Cheapest NBN 12/1 Plans

NBN Tier 1 speeds may not be a great deal faster than what you’re used to with an ADSL2+ connection, but they should certainly meet the basic internet needs of most households, and you will easily be able to bag a bargain. If you’re now chained to an NBN reality, these plans can offer good prices for those not really fussed about doing much more than some light browsing. While you likely won’t be able to stream Super HD Netflix without any hiccups, this tier should take on most ‘day to day’ duties capably.

Nowadays, there are a few Tier 1 providers offering plans under $50 per month – merely a year ago you would have been struggling to find anything. For the most basic, entry-level plans, expect to pay around $30-$40, but you won’t get much data for your pennies. Expect data to be no more than 100GB. Also, it appears that investing even just $10 more a month will see a huge boost in data. Expect plans from the likes of Dodo, SpinTel, Exetel and Aussie Broadband at the bargain-basement end of the spectrum. These are the cheapest to go with, but if you want unlimited data, you’ll need to spend upwards of $50 a month. And if you’re willing to spend this much, then you might as well look at jumping into Tier 2.

Cheapest NBN 25/5 Plans

NBN Co’s first designated ‘superfast’ speed tier sees increased competition. Teleron is a front runner for having one of the cheapest NBN plans at Tier 2 speeds, as is Dodo and Aussie Broadband. Another provider competing well here is iPrimus, albeit with a relatively low data amount. iiNet subsidiary Internode also makes an appearance for a relatively generous data allowance of 100GB. Overall, expect to pay at least $40, with plans quickly creeping up over $50.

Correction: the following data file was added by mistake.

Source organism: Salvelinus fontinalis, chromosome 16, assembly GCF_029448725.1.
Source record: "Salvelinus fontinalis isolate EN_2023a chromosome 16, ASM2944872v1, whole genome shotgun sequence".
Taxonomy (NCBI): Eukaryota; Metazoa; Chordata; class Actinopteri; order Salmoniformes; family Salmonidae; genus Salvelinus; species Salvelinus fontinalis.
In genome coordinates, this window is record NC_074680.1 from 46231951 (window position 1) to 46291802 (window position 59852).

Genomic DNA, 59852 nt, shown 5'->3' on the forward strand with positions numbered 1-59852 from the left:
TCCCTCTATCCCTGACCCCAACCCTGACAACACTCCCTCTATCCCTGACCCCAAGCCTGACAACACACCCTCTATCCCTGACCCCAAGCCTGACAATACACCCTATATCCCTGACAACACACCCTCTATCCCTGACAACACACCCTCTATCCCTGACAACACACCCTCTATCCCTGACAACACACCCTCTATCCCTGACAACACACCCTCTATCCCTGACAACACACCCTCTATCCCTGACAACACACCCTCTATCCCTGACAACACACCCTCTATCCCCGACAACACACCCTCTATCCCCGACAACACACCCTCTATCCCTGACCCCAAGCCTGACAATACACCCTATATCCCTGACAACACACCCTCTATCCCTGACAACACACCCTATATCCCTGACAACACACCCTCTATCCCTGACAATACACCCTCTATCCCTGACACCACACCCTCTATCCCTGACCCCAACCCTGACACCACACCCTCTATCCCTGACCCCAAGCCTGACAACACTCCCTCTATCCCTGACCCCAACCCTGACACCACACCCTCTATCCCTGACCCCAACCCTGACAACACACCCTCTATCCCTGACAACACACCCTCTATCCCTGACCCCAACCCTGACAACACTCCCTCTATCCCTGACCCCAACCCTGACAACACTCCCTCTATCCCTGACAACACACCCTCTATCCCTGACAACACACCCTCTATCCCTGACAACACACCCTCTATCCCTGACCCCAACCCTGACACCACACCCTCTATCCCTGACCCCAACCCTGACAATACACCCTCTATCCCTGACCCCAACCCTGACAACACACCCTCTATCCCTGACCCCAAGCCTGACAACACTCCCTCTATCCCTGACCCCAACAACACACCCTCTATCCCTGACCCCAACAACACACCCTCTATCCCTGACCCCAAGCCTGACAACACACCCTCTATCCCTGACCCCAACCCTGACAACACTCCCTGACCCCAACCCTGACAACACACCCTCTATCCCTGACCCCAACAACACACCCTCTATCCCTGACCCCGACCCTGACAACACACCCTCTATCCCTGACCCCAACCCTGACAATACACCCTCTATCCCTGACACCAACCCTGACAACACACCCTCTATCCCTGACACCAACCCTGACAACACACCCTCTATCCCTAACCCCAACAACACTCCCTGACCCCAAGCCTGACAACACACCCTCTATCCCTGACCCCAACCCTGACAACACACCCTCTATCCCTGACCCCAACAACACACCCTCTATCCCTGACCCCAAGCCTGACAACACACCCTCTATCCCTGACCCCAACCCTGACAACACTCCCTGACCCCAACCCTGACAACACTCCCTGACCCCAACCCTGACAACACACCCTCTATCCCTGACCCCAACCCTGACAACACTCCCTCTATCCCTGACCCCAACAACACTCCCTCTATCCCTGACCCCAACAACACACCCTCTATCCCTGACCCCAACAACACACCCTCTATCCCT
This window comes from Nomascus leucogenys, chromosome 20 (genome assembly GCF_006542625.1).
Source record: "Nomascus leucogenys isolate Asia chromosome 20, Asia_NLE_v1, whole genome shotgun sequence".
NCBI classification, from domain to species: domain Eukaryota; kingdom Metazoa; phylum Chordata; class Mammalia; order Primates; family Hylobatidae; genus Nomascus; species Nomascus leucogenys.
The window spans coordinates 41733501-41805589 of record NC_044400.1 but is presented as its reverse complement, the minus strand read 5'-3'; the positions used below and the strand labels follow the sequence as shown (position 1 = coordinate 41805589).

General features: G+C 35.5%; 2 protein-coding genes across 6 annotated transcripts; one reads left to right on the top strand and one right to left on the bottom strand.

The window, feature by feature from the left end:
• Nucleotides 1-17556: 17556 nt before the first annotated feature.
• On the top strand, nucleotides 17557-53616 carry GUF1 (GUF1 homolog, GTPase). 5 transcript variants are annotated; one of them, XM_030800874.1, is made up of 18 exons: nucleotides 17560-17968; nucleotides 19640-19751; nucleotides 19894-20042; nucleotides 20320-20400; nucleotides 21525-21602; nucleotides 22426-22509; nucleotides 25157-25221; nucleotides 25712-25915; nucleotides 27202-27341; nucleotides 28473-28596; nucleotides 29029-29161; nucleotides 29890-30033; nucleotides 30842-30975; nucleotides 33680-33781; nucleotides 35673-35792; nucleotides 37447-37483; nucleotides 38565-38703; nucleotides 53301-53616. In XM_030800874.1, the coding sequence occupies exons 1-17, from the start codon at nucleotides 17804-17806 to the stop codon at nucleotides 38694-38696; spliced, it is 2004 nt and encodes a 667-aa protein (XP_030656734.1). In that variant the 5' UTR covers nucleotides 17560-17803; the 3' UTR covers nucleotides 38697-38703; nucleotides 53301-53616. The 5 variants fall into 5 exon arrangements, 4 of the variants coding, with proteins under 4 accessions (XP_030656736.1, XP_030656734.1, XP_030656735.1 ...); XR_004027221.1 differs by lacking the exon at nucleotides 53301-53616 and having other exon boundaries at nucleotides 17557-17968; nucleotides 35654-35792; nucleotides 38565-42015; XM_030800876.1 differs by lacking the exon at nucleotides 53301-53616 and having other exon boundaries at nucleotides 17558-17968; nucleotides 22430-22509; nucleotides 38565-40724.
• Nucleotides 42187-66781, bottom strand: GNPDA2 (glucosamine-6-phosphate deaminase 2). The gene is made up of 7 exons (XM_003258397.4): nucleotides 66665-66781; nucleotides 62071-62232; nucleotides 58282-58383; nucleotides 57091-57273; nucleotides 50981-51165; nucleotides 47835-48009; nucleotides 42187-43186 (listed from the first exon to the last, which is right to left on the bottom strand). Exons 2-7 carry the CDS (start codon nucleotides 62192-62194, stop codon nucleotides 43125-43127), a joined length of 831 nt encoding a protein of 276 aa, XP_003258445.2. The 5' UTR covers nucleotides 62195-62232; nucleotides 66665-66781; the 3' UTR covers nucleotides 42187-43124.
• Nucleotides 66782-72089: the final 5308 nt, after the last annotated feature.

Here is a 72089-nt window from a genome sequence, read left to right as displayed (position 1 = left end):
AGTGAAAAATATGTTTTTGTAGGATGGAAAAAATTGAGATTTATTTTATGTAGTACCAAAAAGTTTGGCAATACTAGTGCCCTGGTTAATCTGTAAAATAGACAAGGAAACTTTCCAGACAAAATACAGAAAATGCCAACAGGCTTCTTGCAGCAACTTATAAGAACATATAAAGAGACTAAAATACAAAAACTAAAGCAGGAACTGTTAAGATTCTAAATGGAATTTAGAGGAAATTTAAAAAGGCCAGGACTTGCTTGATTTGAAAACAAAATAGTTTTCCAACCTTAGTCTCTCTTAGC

At 25Mbps speeds, you should be able to stream HD Netflix and download movies quite quickly, but don’t expect stellar performance, and peak times could see some very frustrating congestion. If you’re hungry for more data, the cheapest unlimited plans in this tier tend to be over $60, with many over the $70 range. Here expect providers like Tangerine, Barefoot and Mate to offer great value. Generally the cheapest plans in this tier offer paltry amounts of data, but Exetel does standout for offering 100GB for about $50.